Monday, March 20, 2017

Ask Linda #1494-Marker ignores breach until end of round

Hi Linda,
In our Club Championship last week stroke play an incident happened to my friend and we have been having a discussion about it.

Player A was very upset with her putting and picked the ball up at the edge of the cup. They continued to play and at the end of the round her marker said she would not sign Player A’s scorecard as she had picked up her ball. I thought it should have been mentioned at the time when she picked the ball up that she was out of the competition. I believe that to allow her to continue until the end and then tell her was incorrectly handled. Of course, Player A DQ'd herself, but shouldn't one of the other three players have said something at the time and not wait until the end? The end result was DQ either way. What was the proper way to handle this? Tell her at the time or wait until the end of the round?

Some of my friends say it's the player's responsibility to call it on herself at the time and not the responsibility of the marker. I say the marker should have said something at the end of that hole and treat it the same as if the player said she had a 5 and it was really a 6. You always correct the score immediately...why not the breach of a rule?
Lulu from Boca Raton, Florida

Dear Lulu,

The player is responsible for knowing the Rules [Rule 6-1]. Since she failed to hole out, and teed off on the next hole without correcting her error, she is disqualified [Rule 3-2]. There is no question about the penalty to the player. The Rules are a little murkier regarding the player’s marker.

A marker, by Definition, is a person who has been appointed by the Committee to record a competitor’s score in stroke play. On completion of the hole the marker should check with the competitor for her score and record it [Rule 6-6a].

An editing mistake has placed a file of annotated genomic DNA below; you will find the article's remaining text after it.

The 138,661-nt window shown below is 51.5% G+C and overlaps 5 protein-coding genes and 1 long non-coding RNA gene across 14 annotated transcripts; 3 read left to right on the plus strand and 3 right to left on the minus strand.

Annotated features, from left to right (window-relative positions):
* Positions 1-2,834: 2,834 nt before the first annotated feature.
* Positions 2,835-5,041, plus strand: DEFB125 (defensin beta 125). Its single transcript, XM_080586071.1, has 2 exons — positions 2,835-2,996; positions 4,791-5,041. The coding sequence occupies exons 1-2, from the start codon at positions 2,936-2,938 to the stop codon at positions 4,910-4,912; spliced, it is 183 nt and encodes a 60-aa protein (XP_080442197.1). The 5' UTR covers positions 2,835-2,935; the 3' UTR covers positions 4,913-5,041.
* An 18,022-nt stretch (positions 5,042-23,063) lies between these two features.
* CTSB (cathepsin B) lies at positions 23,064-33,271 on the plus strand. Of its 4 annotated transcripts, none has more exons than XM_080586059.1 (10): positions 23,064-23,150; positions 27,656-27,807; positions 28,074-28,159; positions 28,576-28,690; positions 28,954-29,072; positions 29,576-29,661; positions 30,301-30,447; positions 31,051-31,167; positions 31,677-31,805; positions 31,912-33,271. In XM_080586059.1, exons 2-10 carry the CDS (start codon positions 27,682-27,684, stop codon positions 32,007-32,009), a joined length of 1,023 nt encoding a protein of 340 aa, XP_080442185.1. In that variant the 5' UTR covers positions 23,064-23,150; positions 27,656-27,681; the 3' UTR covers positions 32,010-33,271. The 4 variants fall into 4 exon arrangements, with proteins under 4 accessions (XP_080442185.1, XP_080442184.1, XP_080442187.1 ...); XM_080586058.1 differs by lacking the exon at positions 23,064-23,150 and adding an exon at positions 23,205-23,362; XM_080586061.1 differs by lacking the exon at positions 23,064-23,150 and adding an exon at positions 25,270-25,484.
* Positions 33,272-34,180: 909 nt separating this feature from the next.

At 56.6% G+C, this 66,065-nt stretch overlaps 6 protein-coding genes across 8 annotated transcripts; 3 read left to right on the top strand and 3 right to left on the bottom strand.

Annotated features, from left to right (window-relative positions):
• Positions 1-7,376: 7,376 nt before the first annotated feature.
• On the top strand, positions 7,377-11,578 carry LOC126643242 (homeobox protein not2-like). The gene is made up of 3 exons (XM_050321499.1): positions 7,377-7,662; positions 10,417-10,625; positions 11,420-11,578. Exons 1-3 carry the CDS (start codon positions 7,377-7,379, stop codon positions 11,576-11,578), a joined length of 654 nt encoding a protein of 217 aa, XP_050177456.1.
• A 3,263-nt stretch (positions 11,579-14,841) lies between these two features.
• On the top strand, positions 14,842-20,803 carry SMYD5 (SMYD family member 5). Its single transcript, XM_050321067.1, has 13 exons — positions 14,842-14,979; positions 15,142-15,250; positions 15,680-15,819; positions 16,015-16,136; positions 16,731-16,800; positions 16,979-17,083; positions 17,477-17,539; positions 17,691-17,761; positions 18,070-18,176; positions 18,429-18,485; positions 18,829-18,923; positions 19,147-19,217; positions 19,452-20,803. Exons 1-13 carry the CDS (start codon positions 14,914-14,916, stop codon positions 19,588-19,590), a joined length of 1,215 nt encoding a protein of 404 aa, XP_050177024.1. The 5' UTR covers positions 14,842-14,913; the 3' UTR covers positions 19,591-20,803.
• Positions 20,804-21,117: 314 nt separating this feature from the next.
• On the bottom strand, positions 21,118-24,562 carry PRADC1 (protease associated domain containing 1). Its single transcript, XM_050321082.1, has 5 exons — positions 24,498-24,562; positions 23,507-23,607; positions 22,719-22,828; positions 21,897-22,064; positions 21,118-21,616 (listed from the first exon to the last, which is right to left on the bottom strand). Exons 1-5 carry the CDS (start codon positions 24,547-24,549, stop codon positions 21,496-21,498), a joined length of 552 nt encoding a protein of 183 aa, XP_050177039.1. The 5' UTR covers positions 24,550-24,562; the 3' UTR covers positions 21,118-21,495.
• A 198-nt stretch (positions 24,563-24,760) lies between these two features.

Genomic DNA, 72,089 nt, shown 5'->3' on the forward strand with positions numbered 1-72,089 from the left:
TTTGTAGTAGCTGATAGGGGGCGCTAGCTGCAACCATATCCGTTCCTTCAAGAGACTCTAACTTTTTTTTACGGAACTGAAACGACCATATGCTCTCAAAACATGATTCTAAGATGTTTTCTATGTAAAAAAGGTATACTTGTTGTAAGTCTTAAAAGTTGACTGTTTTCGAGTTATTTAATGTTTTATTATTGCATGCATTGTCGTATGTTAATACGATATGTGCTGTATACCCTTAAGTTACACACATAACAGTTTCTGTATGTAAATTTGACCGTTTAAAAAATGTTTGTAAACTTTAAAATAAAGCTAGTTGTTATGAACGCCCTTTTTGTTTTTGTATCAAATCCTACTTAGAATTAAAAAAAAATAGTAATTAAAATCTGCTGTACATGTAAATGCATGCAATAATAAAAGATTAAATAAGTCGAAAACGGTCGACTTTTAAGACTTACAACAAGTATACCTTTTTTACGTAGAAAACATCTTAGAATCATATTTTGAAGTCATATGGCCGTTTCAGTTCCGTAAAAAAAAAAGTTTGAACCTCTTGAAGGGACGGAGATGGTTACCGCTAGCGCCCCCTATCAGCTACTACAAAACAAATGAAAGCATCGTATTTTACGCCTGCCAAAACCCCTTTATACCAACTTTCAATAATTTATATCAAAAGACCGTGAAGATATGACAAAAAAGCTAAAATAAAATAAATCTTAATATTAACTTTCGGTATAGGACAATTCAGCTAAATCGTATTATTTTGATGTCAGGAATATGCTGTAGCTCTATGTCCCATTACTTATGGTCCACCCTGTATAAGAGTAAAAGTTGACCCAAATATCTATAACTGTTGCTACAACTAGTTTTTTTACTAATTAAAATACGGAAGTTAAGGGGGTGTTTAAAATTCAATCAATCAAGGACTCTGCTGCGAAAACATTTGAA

If the marker had signed the player’s scorecard at the end of the round, knowing that the player had breached a Rule and that her score was incorrect, the marker would be disqualified along with the player [Rule 1-3; Decision 1-3/6]. The player and her marker are both responsible for the correctness of the player’s scorecard.

Anyone accompanying this player who observed her failure to hole out and was aware that she was required to do so had the responsibility to tell the player so that she could correct her mistake and avoid disqualification. If the Committee reviews the facts and finds that the marker or any of the fellow competitors withheld information that caused the player to be disqualified, it would be appropriate to impose a penalty of disqualification under Rule 33-7 on any or all of them [Decision 33-7/9].

No one should ever fail to inform a competitor that she has breached a Rule. It is not a kindness to withhold such information, and can result in serious penalties for all involved. If someone had stepped up and told Player A, after she picked up her ball, that she was required to hole out, Player A could have replaced the ball, holed out, added a one-stroke penalty to her score (the penalty under Rule 18-2 for lifting her ball in play), and remained in the competition. Who would not want to save a player from disqualification?

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